Sophia Hutchins is entering the clean beauty business.
The 23-year-old executive director of the Caitlyn Jenner Foundation spoke about her new SPF business, Luma Beauty, at an intimate dinner at the Upper East Side home of Susan Rockefeller on Wednesday evening.
Other attendees of boutique investment bank Ohana & Co.’s ninth annual “Success for Progress” event included designer Vera Wang, Parsons School of Design dean Joel Towers, beauty entrepreneur Menaye Donkor and documentary-maker Mark Bozek, whose film — “The Times of Bill Cunningham” — is due for release in July.
Notably absent was David Rockefeller Jr., the businessman, philanthropist and great-grandson of the U.S.’s first billionaire. His wife said he was still in Bermuda on a sailing trip she had cut short to host the dinner.
Hutchins told the eclectic mix of guests about her forthcoming SPF brand, which is still in the early development stages. While she did not share any further details on the financials, her partner, Caitlyn Jenner, is believed to be involved in the business.
“We closed our first round of fund-raising just over two months ago so we’re very new,” said Hutchins, adding that her products would target young, environmentally conscious consumers with its clean formula and sustainable packaging.
“The reason we went out to venture capital to fund-raise was because, as we keep talking about, developing these formulas that are eco-friendly, packaging that’s eco-friendly and responsibly sourced, takes a lot of time. It does not happen overnight. It takes a lot of money.”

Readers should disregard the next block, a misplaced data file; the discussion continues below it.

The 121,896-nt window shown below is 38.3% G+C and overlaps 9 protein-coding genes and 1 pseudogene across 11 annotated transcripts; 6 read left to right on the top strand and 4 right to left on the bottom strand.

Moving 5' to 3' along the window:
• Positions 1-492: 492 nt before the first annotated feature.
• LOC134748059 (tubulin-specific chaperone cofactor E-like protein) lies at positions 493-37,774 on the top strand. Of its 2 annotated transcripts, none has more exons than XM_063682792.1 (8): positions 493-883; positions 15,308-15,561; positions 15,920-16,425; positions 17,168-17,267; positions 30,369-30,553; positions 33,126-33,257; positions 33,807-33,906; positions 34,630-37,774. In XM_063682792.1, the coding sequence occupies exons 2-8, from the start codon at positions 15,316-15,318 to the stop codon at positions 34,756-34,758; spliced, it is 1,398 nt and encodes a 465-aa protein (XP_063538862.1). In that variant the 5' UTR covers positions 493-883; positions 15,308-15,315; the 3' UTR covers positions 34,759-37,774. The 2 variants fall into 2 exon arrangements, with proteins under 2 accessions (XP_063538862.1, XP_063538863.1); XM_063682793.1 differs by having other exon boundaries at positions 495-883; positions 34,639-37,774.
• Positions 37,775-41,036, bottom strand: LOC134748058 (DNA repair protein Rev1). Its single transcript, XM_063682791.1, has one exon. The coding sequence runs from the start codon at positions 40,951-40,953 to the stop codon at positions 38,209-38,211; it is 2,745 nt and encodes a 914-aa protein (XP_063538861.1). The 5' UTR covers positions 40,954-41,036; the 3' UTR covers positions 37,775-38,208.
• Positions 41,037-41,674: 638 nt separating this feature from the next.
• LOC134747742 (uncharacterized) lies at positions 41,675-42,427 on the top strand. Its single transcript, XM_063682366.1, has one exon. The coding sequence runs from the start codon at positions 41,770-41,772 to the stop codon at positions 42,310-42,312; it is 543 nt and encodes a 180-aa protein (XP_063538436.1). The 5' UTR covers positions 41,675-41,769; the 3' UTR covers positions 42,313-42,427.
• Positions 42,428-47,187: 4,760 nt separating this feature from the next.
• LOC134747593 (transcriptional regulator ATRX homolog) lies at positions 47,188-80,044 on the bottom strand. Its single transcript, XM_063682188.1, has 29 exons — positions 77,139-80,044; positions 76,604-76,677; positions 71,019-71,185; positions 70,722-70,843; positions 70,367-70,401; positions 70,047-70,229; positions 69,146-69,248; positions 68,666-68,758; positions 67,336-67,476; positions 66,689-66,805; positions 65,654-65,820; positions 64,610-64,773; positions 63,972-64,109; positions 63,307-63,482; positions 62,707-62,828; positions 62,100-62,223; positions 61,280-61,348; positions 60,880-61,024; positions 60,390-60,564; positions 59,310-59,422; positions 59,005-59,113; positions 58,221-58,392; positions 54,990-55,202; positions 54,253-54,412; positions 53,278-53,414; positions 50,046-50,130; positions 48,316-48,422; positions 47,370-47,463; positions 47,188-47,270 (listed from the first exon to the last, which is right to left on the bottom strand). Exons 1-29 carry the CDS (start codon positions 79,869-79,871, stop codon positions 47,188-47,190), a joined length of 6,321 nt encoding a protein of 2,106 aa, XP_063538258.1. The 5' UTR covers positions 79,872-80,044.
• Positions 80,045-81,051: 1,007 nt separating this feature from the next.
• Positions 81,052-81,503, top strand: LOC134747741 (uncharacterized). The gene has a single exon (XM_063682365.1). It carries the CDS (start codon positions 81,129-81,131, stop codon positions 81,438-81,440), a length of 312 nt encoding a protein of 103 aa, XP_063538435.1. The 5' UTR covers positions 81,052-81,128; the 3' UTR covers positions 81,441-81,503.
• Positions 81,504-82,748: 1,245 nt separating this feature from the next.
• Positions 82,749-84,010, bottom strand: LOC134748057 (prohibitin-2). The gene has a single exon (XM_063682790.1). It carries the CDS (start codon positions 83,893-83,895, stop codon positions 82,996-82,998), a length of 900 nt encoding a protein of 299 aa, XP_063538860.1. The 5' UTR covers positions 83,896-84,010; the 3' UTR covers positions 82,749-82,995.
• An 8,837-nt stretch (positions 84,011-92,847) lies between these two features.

Her new business fit in with the sustainability theme of the dinner, which celebrated “entrepreneurs dedicated to human wellness and environment improvement.”
Among the other guests invited to speak about their work in sustainability was Amy Ziff, founder and executive director of Made Safe, a nonprofit that provides certification for nontoxic products, from personal-care to household products and beyond.
“My motto is that the things that we use on a daily basis should not lead to disease,” she said, noting she has gone from working with 12 companies to 100 in the space of just three years. “We’ve innovated our way into this problem and we can innovate our way out of this problem.”
While Ziff wouldn’t name names, she confirmed that she’s working with two major worldwide brands on developing non-toxic products: “We’ve shown people this is possible and now they’re so many people coming to join the bandwagon.”
Towers used his turn in the spotlight to tell guests how important sustainability is in all of Parsons’ courses, from fashion to product design to architecture to technology and design.
“They all begin the curriculum now with the fundamental understanding of sustainability and systems because what we say to them is that if they want their work to be relevant in the future it must take these criteria into account,” he said. “At first it’s a bit frightening because crisis is frightening, but it becomes a creative force that drives them to solutions that we couldn’t have possibly imagined.”
Documentary filmmaker and environmentalist Rockefeller has a seat on the advisory board of Ohana, which organized the dinner in partnership with Musings, Rockefeller’s online platform, which provides information on global issues and highlights pioneering brands in the areas of health, and environmental and social consciousness.
Ohana, whose offices are Paris, New York and Los Angeles, has worked on a number of fashion and beauty deals, including advising Onward on its purchase of Charlotte Olympia; Hourglass on its sale to Unilever plc, and The RealReal on its equity financing.
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